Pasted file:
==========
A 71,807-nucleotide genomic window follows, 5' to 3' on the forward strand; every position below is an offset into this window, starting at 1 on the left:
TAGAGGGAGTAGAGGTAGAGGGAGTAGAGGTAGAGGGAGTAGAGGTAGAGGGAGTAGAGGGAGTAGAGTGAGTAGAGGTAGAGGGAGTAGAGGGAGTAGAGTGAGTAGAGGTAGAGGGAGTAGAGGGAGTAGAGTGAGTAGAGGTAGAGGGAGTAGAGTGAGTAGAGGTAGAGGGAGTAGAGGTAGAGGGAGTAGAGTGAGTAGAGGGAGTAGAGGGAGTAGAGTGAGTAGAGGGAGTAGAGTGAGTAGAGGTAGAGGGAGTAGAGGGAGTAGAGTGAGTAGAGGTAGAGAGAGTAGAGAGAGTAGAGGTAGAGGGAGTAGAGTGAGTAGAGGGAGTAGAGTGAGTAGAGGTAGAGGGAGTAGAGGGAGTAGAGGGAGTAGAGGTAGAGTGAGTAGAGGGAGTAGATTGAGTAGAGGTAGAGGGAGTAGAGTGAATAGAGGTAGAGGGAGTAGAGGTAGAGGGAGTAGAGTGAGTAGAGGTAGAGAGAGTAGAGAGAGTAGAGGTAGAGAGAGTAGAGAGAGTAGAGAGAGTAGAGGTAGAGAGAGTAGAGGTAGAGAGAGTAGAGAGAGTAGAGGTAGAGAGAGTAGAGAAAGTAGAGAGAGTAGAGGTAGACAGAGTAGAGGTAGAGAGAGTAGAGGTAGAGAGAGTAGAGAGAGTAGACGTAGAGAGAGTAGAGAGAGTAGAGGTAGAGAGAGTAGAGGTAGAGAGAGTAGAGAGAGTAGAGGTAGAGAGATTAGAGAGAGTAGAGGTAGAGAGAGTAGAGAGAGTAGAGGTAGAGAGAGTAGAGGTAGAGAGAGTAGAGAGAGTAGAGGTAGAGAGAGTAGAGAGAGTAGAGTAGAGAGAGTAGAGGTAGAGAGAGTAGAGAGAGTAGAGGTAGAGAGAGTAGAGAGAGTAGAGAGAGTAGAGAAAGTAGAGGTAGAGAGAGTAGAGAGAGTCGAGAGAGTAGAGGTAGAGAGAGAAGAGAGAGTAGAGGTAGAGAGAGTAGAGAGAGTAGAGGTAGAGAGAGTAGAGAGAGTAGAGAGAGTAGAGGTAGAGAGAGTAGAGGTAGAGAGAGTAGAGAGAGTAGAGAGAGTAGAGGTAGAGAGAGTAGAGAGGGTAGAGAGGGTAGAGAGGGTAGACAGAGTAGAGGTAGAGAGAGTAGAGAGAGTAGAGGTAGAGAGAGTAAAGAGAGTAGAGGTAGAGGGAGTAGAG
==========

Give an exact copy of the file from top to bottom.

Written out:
A 71,807-nucleotide genomic window follows, 5' to 3' on the forward strand; every position below is an offset into this window, starting at 1 on the left:
TAGAGGGAGTAGAGGTAGAGGGAGTAGAGGTAGAGGGAGTAGAGGTAGAGGGAGTAGAGGGAGTAGAGTGAGTAGAGGTAGAGGGAGTAGAGGGAGTAGAGTGAGTAGAGGTAGAGGGAGTAGAGGGAGTAGAGTGAGTAGAGGTAGAGGGAGTAGAGTGAGTAGAGGTAGAGGGAGTAGAGGTAGAGGGAGTAGAGTGAGTAGAGGGAGTAGAGGGAGTAGAGTGAGTAGAGGGAGTAGAGTGAGTAGAGGTAGAGGGAGTAGAGGGAGTAGAGTGAGTAGAGGTAGAGAGAGTAGAGAGAGTAGAGGTAGAGGGAGTAGAGTGAGTAGAGGGAGTAGAGTGAGTAGAGGTAGAGGGAGTAGAGGGAGTAGAGGGAGTAGAGGTAGAGTGAGTAGAGGGAGTAGATTGAGTAGAGGTAGAGGGAGTAGAGTGAATAGAGGTAGAGGGAGTAGAGGTAGAGGGAGTAGAGTGAGTAGAGGTAGAGAGAGTAGAGAGAGTAGAGGTAGAGAGAGTAGAGAGAGTAGAGAGAGTAGAGGTAGAGAGAGTAGAGGTAGAGAGAGTAGAGAGAGTAGAGGTAGAGAGAGTAGAGAAAGTAGAGAGAGTAGAGGTAGACAGAGTAGAGGTAGAGAGAGTAGAGGTAGAGAGAGTAGAGAGAGTAGACGTAGAGAGAGTAGAGAGAGTAGAGGTAGAGAGAGTAGAGGTAGAGAGAGTAGAGAGAGTAGAGGTAGAGAGATTAGAGAGAGTAGAGGTAGAGAGAGTAGAGAGAGTAGAGGTAGAGAGAGTAGAGGTAGAGAGAGTAGAGAGAGTAGAGGTAGAGAGAGTAGAGAGAGTAGAGTAGAGAGAGTAGAGGTAGAGAGAGTAGAGAGAGTAGAGGTAGAGAGAGTAGAGAGAGTAGAGAGAGTAGAGAAAGTAGAGGTAGAGAGAGTAGAGAGAGTCGAGAGAGTAGAGGTAGAGAGAGAAGAGAGAGTAGAGGTAGAGAGAGTAGAGAGAGTAGAGGTAGAGAGAGTAGAGAGAGTAGAGAGAGTAGAGGTAGAGAGAGTAGAGGTAGAGAGAGTAGAGAGAGTAGAGAGAGTAGAGGTAGAGAGAGTAGAGAGGGTAGAGAGGGTAGAGAGGGTAGACAGAGTAGAGGTAGAGAGAGTAGAGAGAGTAGAGGTAGAGAGAGTAAAGAGAGTAGAGGTAGAGGGAGTAGAG